OSHA's order requires the company to reinstate the trackman if he is medically released by his physician and passes a functional capacity evaluation, and to pay him a total of $350,632.35, including compensatory damages of $150,000, punitive damages of $150,000, attorney's fees of $32,813.75, and medical and dental expenses in the amount of $17,818.60, which would have been covered by employee health insurance if he had not been terminated. The trackman has been unable to work since July 2009 and collected sick benefits until Jan. 1, 2010, when he began collecting Railroad Disability benefits; thus, back wages have not been ordered.

Any party to these cases can file an appeal with the Labor Department's Office of Administrative Law Judges within 30 days of receipt of the findings.

Read the story in PilotOnline.com

In a separate whistleblower order this week OSHA has ordered M3 Transport LLC/SLT Expressway Inc. and its successors-in-interest, Lyons Capital LLC and the Roadmaster Group in Glendale, to reinstate a former employee and pay $280,000 in back wages and interest, $15,000 in compensatory damages and $20,000 in punitive damages.

The order follows OSHA's determination that the company violated the whistleblower provisions of the Surface Transportation Assistance Act when it terminated the truck driver in February 2010 in retaliation for complaining to management about safety issues and refusing to drive a truck containing explosives with a co-driver who smoked in the vehicle – a violation of U.S. Department of Transportation regulations.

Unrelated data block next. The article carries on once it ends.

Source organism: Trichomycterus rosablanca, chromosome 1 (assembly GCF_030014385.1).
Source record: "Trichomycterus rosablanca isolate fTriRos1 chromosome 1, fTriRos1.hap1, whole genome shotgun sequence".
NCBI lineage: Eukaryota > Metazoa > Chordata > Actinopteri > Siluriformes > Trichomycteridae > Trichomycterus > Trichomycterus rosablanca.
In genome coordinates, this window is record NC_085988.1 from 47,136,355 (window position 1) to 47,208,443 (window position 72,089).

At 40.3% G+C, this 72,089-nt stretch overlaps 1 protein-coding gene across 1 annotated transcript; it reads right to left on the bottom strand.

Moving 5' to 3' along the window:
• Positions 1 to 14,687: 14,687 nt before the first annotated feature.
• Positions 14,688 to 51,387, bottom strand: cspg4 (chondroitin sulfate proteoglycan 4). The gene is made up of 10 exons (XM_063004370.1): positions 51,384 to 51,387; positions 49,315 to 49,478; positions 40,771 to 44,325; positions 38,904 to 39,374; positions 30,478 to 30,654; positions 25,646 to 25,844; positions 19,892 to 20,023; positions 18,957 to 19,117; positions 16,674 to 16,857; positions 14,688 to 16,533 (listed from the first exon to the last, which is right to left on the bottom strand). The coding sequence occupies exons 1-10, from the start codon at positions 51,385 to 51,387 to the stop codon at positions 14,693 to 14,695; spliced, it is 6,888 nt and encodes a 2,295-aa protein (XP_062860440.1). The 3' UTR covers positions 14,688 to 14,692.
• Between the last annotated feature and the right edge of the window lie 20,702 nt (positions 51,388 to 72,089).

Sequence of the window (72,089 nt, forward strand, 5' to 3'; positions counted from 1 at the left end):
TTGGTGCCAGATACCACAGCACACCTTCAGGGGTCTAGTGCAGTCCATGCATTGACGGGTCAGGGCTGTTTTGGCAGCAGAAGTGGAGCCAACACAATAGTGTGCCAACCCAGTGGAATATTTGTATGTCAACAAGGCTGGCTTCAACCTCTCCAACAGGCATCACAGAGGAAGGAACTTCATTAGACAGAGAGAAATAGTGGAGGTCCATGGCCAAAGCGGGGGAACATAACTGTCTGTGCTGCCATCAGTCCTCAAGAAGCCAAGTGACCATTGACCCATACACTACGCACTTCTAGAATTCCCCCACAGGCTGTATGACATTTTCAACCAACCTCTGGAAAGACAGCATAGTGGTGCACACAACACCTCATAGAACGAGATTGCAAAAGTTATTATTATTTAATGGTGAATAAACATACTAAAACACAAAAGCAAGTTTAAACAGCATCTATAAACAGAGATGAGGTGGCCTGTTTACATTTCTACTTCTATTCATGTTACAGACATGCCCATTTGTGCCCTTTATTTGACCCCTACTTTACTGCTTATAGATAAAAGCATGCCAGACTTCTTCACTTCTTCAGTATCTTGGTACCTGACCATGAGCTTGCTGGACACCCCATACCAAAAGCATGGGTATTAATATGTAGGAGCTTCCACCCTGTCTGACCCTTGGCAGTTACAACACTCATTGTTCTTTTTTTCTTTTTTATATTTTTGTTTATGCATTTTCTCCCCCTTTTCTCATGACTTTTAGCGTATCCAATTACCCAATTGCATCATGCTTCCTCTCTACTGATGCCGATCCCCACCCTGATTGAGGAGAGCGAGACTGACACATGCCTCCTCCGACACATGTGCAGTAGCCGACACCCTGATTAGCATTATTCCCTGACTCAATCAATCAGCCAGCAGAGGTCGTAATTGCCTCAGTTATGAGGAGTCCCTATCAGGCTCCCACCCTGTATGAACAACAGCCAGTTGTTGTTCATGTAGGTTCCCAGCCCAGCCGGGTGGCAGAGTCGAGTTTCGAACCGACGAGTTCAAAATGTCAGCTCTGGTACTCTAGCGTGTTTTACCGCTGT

OSHA opened a whistleblower investigation upon receiving a complaint from the terminated employee. The complaint alleged that on Feb. 8, 2010, the employee was informed that a new co-driver had been assigned to haul a vehicle full of explosives to Canada. Upon finding an ashtray overflowing with cigarette butts in the new co-driver's truck, the employee notified supervisors that driving with this individual would be unacceptable because smoking while hauling explosives violates federal regulations. The employee was then told by management to go home and wait to be reassigned a new co-driver. Two days later, the employee was terminated.

In addition to reinstatement and compensation for the employee, the order issued by OSHA requires the trucking company to expunge any adverse references relating to the discharge from the complainant's personnel records, and post a notice for all employees notifying them of their rights under the STAA.

M3 Transport LLC/SLT Expressway Inc., now operating as the Roadmaster Group, specializes in transporting explosives for military and defense contractors, as well as heavy hauling. Within 30 days of receipt of OSHA's order, the company or complainant may file objections or request a hearing before the Labor Department's Office of Administrative Law Judges.


posted by Steve Hudgik